A federal judge
on Friday blocked a Tennessee law that required business
owners to post signs outside gendered restrooms if the business allowed customers to use them according to their gender identity
Tennessee's Republican-controlled legislature passed the bill earlier this year, and Gov. Bill Lee
(R) quickly signed it, claiming that it promotes "equality."
advocates and allies claim that the law discriminates against the transgender
community because it targets people
who do not identify with the sex
assigned to them at birth, and it also applies to locker rooms and changing rooms.
According to The Associated Press
, the law is the first in five years to restrict transgender people's bathroom use, but it is just one piece of anti-LGBTQ legislation being pushed by Republicans
across the country.
Tennessee law requires the signs to be at least 8 inches wide and 6 inches tall, with the following text: “This facility maintains a policy of allowing the use of restrooms by either biological sex, regardless of the restroom designation.”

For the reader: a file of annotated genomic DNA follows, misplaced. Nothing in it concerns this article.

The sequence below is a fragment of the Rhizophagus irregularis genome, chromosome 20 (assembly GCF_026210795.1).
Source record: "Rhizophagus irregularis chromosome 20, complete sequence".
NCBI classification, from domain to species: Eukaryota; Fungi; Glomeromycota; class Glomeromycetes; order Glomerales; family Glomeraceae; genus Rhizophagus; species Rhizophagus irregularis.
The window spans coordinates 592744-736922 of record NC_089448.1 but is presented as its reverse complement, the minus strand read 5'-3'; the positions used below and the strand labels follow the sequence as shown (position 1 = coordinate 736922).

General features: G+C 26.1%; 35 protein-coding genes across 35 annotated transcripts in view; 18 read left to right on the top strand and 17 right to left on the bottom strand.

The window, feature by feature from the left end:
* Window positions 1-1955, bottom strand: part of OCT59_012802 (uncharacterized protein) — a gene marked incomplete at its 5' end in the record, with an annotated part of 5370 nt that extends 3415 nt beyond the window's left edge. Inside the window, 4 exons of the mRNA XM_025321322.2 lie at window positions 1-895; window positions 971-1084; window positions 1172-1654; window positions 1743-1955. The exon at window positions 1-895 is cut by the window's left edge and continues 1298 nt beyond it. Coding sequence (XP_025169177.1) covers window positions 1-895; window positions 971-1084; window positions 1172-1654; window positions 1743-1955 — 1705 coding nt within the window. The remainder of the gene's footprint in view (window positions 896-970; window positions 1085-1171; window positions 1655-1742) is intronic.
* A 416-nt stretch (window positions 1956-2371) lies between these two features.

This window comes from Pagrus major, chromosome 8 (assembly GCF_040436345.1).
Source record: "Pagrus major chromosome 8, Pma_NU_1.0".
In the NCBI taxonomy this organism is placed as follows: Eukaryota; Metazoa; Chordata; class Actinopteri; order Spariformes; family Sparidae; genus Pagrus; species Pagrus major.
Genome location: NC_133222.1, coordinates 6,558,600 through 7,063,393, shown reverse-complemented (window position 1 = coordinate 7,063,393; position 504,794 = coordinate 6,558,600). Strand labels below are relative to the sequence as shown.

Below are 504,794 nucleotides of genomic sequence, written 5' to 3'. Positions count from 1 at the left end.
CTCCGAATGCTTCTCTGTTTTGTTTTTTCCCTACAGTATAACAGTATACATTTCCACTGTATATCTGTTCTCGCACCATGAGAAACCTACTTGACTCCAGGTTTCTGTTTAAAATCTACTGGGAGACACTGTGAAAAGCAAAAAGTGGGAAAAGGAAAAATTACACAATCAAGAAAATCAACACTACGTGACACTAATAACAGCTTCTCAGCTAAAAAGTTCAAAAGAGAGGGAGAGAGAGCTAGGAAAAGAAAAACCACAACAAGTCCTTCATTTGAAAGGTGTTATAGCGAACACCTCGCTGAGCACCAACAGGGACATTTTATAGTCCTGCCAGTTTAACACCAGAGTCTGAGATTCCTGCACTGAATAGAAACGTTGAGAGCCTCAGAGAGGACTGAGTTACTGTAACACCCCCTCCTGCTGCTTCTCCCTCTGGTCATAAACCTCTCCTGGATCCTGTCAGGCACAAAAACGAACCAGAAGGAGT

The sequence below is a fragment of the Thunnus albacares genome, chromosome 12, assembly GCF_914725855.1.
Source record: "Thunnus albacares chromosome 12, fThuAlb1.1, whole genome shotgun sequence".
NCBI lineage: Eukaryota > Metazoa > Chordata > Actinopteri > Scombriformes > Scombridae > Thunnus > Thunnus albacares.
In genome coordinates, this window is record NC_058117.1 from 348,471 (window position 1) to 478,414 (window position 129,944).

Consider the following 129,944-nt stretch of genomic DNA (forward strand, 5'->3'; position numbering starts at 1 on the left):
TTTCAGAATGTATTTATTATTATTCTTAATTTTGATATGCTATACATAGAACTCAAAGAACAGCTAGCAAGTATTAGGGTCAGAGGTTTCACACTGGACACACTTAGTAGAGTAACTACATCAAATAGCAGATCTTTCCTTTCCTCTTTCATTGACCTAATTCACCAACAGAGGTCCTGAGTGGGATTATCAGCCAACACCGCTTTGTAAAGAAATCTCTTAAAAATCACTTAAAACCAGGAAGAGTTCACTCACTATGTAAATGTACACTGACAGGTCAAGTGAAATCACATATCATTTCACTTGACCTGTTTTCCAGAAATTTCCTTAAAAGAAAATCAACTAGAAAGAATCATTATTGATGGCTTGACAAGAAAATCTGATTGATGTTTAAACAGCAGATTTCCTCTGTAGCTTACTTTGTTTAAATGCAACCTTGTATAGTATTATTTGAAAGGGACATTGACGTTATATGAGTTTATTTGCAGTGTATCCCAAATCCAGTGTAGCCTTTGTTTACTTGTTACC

In her decision, Judge Aleta Trauger dismantled the GOP
's argument that the law prevents sexual predators from assaulting restroom users, citing the lack of evidence of such attacks as well as the lack of proof that the signs would address the issue even if there was evidence of sexual predators abusing private bathroom policies.
Trauger, who was appointed by President Bill Clinton
, also determined that the law raises significant First Amendment
concerns and predicted that the plaintiffs would win their lawsuit
against the state.
According to the lawsuit, one of the businesses challenging the law is a limited liability company that operates several cafes and restaurants
that have both employed and served transgender people; the other is Sanctuary, a performing arts venue founded by and catering to members of the local transgender community.
The American Civil Liberties Union
advocates on their behalf.
Businesses are concerned that the required signs will drive customers away or cause confusion.